The end of the world as we know it.
Life expectancy in the United States has dropped 2 years in a row. Yikes.
In this piece, I’d like to cover the in-depth reports outlining 2017, and then we will get into the overview for 2018 in the next piece. Three reports from the U.S. Centers for Disease Control and Prevention (CDC) showed that in 2017, it was the longest decline in U.S. life expectancy at birth since World War I. Sadly, the dismal reports show that rising suicide and drug overdose rates were among the main contributors to the decline.
Between 1915 and 1918, WWI and a flu pandemic killed 675,000 people in the U.S. and an estimated 50 million people worldwide. That was the last time there was such a startling drop in the number of years Americans could expect to live. In most developed nations, life expectancy has continued to climb over the decades.
The reports suggest that American society is quite sick.
Dr. Robert Redfield, CDC director, said: 
“Life expectancy gives us a snapshot of the Nation’s overall health and these sobering statistics are a wakeup call that we are losing too many Americans, too early and too often, to conditions that are preventable.”
Joshua M. Sharfstein, vice dean for public health practice and community engagement at the Johns Hopkins Bloomberg School of Public Health, said:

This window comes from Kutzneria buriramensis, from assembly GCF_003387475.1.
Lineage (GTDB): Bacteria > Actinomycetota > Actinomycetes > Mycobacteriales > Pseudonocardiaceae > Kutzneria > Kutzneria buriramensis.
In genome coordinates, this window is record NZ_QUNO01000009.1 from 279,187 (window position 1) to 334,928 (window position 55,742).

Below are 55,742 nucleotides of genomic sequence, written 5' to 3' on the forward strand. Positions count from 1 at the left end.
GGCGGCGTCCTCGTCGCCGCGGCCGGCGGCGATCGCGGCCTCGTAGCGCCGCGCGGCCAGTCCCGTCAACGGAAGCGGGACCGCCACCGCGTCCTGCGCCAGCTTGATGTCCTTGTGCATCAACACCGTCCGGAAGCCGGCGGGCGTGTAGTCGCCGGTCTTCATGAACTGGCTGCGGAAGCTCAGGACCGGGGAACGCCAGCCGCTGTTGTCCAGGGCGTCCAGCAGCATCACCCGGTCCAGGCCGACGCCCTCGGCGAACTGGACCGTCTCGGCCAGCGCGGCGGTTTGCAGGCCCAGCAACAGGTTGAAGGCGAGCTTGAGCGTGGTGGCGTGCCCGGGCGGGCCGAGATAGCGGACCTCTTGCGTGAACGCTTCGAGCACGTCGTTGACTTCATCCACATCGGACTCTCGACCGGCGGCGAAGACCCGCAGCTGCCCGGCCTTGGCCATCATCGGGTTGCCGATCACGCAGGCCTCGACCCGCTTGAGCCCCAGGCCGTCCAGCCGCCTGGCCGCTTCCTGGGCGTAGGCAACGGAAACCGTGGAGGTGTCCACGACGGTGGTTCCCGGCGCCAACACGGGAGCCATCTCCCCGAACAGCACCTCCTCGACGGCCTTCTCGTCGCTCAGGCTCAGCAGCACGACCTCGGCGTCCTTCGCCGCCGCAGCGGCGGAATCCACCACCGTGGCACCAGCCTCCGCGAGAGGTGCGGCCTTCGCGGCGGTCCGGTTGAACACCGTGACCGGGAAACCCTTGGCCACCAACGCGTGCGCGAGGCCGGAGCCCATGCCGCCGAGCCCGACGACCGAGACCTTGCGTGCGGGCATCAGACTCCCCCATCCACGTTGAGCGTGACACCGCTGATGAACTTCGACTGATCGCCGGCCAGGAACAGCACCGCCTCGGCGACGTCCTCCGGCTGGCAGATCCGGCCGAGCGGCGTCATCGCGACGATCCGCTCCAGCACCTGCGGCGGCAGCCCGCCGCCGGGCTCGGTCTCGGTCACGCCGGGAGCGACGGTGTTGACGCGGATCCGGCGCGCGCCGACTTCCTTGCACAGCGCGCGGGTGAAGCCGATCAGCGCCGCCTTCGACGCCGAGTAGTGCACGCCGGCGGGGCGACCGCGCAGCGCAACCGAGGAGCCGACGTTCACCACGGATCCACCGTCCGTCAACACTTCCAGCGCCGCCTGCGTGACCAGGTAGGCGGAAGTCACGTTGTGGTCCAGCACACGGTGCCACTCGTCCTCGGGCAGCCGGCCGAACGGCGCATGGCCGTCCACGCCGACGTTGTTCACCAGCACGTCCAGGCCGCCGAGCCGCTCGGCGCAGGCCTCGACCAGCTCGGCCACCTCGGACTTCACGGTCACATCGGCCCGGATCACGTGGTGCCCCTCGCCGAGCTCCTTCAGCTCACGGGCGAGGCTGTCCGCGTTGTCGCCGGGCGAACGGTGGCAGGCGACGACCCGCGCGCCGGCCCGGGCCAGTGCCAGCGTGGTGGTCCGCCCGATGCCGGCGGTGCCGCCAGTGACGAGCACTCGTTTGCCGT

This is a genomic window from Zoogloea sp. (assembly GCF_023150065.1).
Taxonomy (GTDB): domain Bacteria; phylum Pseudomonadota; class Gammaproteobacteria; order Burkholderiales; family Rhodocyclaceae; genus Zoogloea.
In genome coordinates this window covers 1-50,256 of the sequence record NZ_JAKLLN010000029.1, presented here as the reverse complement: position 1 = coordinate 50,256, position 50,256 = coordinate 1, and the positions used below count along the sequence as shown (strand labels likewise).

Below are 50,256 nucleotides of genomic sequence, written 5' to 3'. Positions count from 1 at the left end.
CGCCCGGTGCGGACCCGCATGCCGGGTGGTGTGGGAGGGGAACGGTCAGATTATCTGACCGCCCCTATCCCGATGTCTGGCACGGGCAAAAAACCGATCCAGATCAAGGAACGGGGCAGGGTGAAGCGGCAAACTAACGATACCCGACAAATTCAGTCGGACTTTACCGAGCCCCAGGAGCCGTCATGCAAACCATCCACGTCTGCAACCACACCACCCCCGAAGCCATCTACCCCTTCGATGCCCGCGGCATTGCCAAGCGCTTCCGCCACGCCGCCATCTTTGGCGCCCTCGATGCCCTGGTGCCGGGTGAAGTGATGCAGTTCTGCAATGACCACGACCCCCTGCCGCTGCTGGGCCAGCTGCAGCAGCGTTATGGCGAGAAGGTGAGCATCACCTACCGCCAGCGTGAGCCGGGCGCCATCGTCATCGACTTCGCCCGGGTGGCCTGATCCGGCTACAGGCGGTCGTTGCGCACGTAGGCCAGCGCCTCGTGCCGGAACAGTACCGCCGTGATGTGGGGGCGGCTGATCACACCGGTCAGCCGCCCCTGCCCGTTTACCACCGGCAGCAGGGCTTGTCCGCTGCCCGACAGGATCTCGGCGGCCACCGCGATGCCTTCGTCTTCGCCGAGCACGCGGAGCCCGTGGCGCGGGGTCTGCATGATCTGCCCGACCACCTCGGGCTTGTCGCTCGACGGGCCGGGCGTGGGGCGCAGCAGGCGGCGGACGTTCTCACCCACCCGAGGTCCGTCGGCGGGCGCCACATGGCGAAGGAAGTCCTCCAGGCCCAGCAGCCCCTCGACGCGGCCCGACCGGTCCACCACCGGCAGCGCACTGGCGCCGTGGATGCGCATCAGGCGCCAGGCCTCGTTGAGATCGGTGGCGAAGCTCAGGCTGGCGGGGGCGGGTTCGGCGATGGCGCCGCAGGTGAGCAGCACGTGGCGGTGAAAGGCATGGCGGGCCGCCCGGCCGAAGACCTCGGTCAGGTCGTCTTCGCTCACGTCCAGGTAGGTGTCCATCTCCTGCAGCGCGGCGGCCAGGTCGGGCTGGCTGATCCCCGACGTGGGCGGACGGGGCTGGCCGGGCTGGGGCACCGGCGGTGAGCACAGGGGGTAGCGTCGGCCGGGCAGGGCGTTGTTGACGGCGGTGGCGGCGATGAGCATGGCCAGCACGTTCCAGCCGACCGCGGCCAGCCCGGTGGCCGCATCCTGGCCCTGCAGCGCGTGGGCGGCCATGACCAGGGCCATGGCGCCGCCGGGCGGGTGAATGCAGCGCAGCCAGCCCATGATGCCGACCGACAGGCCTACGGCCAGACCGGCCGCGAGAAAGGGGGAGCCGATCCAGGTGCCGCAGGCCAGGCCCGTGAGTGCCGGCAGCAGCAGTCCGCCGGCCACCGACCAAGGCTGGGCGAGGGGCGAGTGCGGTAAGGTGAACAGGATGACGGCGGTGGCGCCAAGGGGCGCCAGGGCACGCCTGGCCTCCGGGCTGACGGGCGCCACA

“I think this is a very dismal picture of health in the United States. Life expectancy is improving in many places in the world. It shouldn’t be declining in the United States.”
S.V. Subramanian, a professor of population health and geography at Harvard’s T.H. Chan School of Public Health, asked:
“After 3 years of stagnation and decline, what do we do now? Do we say this is the new normal? Or can we say this is a tractable problem?”
An American born in 2017 can expect to live 78.6 years at birth, down 1/10 of a year from 2016, according to the CDC’s National Center for Health Statistics. Men can expect to live 76.1 years, down 1/10 of a year from 2016. Life expectancy for women remains unchanged from 2016, at 81.1 years.
The overall number of fatal drug overdoses rose from 63,632 in 2016 to 70,237 in 2017 – an annual record. Opioids sold on the street caused 47,600 overdoses in 2017 – another record, driven largely by an increase in fentanyl deaths. President Donald Trump declared the opioid crisis a national emergency in August, 2017 
The number of fatal drug overdoses has more than quadrupled since 1999. Deaths from opioids were nearly 6 times greater in 2017 than they were in 1999.
There was no increase in overdose deaths from legal painkillers in 2017. As well, heroin overdoses did not rise. Robert Anderson, chief of the mortality statistics branch at the Center for Health Statistics, said that efforts to keep legal painkillers off the streets and out of the hands of drug dealers, as well as prescription drug monitoring programs, may have contributed to the steady numbers.
Authorities have been cracking down on so-called “pill mills,” unscrupulous doctors, and states have been going after drug companies that belched out suspicious amounts of pills to states hardest hit by the opioid epidemic.
Anderson also credits the wider availability of the opioid antidote naloxone, efforts to educate substance abusers as they leave jail, more treatment programs, and expanded Medicaid programs for the lack of an increase in legal opioid and heroin overdoses.